Protein expression

For pDEST17 or pET-DEST42 constructs, overnight cultures of E. coli Rosetta 2 (Novagen), Rosetta-gami (Novagen), or C43 [29] containing the cloned expression constructs were grown and used to inoculate 200 ml volumes of Luria-Bertani broth containing 100 µg/ml ampicillin and 30 µg/ml chloramphenicol. Cells were grown at 37°C with shaking until they reached an optical density at 600 nm of approximately 0.8, at which point they were induced with IPTG (Isopropyl β-D-1-thiogalactopyranoside) at a final concentration of 1 mM. Cultures were incubated for a further 4 hrs at 37°C with shaking. Cells were then harvested by centrifugation.

For expression of proteins from pBAD-DEST49, E. coli DH10B cultures containing the appropriate constructs were grown as described above (without the addition of chloramphenicol) and were induced with a final concentration of 0.2% L-arabinose.

Polyhistidine-tagged protein purification

Recombinant M. ulcerans fusion proteins that displayed high levels of expression from either of the three expression vectors were purified under denaturing conditions using Talon metal affinity resin (Clontech). Briefly, cell pellets from 200 ml cultures post-induction were resuspended in 10 ml wash buffer (300 mM NaCl, 50 mM NaH2PO4, 8M urea, pH 7.0). Samples were sonicated on ice for 3×30s and the sonicate was then pelleted for 20 min at 12,500× g. The clarified lysate was added to 1 ml prepared resin and incubated at room temperature for 30 min. The solution was drained from the column and the column was washed with 5 ml of wash buffer for 10 min at room temperature with gentle agitation. This was repeated twice, after which the protein was eluted from the column in wash buffer containing 150 mM imidazole, followed by a final elution using wash buffer containing 200 mM imidazole. Eluates were analyzed by SDS-PAGE and dialyzed against wash buffer to remove imidazole.

Sera collection

Serum samples were collected from 93 individuals, comprising three groups. Group 1 (Patient group) consisted of 30 BU patients living in villages near the Ouémé river in the Ouémé province of Benin, where Buruli ulcer is highly prevalent (8–20 cases per 1000 individuals [30]). The patients (11 female and 19 male, aged 3–74 years) were recruited from the Centre de Diagnostic et de Traitement de l'Ulcère de Buruli in Pobè, Benin. Diagnosis of Buruli ulcer was made by Ziehl-Neelsen staining of material taken from swabs of the lesions or directly from biopsy material and subsequently confirmed by IS2404 PCR. Group 2 (Endemic Controls) consisted 24 participants (14 female and 10 male aged 5–72 years) with no history of BU but from the same villages in the Ouémé province as the patients. Group 3 (Non-endemic Controls) consisted of 30 participants (15 female and 15 male), living in villages around Ouidah (Atlantic province), a non-endemic coastal area for BU in Benin, approximately 150 km southwest of Pobè [30]. BCG vaccination exposure (based on the presence of a scar) for all three groups was approximately 60%. Serum was prepared from 8 ml of blood for each participant and aliquots of each sample were stored at −80°C.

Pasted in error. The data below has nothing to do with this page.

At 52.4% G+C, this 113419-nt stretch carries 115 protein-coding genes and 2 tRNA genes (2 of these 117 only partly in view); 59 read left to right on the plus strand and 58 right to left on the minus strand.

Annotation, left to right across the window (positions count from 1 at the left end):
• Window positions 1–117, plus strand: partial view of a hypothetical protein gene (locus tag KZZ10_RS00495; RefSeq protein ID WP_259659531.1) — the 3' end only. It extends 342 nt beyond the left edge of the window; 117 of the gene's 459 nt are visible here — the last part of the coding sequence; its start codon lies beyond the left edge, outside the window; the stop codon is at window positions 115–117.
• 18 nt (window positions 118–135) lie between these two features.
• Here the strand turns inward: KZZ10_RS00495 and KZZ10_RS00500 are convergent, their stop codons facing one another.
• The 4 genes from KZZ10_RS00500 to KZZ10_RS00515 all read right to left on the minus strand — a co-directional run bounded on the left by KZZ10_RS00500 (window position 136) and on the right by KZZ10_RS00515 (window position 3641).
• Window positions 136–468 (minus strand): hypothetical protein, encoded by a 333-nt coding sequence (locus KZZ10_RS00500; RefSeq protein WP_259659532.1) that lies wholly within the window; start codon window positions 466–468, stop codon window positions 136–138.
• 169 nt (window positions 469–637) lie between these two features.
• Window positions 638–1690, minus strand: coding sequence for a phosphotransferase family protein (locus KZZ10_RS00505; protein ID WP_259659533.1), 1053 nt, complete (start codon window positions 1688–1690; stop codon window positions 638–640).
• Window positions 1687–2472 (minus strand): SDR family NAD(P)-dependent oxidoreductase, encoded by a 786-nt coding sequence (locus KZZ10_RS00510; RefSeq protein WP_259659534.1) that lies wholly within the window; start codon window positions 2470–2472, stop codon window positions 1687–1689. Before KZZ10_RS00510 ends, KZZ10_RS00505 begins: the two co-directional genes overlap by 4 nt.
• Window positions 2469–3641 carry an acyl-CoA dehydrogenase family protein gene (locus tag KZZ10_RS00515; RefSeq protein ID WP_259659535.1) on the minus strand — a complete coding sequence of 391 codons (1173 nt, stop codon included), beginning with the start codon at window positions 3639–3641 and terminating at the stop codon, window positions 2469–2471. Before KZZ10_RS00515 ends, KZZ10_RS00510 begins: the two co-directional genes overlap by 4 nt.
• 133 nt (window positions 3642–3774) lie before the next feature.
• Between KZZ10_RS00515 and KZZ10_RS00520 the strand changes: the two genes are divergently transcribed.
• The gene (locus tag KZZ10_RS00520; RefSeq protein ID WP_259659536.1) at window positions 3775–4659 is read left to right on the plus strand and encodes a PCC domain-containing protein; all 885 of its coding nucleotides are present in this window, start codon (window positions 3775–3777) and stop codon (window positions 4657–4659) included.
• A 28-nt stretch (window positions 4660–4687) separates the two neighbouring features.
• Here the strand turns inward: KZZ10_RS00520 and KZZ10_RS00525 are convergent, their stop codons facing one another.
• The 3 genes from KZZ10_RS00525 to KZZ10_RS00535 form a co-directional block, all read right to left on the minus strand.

SDS-PAGE and Western blotting

For analysis of purified protein reactivity by western blotting, purified proteins were separated by SDS-polyacrylamide gel electrophoresis (PAGE) on 12% polyacrylamide gels under reducing conditions, as described previously [31]. The gel was then transferred to nitrocellulose membranes in Tris-glycine buffer containing 20% methanol. Membranes were blocked in 5% skim milk, PBS with 0.1% Tween-20. Membranes were then incubated with human sera at 1/500 dilution. Prior to incubation with anti-human IgG horseradish-peroxidase (HRP) conjugated secondary antibody, the membranes were washed repeatedly in PBS-0.1% Tween-20. Bands were detected by chemiluminescence using the Western lightning kit (Perkin Elmer).

Detection of human antibodies against potential M. ulcerans antigens by ELISA

Purified recombinant M. ulcerans proteins were adsorbed to polystyrene 96-well plates (Costar, Corning) at 0.5 µg per well in carbonate coating buffer (pH 9.6) and incubated at 4°C overnight. Plates were washed five times with PBS (pH 7.2) containing 0.05% Tween 20 (Sigma-Aldrich) (PBS-T) and then five times with PBS before being blocked with 100 µl 5% fetal bovine serum in PBS. Plates were washed as described above and 50 µl human sera (diluted 1/100 in PBS with 0.5% BSA) was added to each well. Plates were incubated for 2 hrs at room temperature before being washed as described above. 50 µl of goat anti-human IgG-HRP (Millipore) diluted at 1/2500 in PBS with 0.5% BSA was added to each well and incubated at room temperature for 1 hr, followed by washing as described above. Plates were developed by the addition of 50ul of ABTS solution (Invitrogen) to each well, incubated for 5 minutes and the reaction was stopped by the addition of 50 µl of 0.01% sodium azide, 0.1M citric acid. The colour change reaction was measured at 405 nm in Multiskan Ascent microplate reader (Thermo Fisher Scientific). Positive control wells were incubated with anti-6xHis-HRP antibody (Roche Applied Science).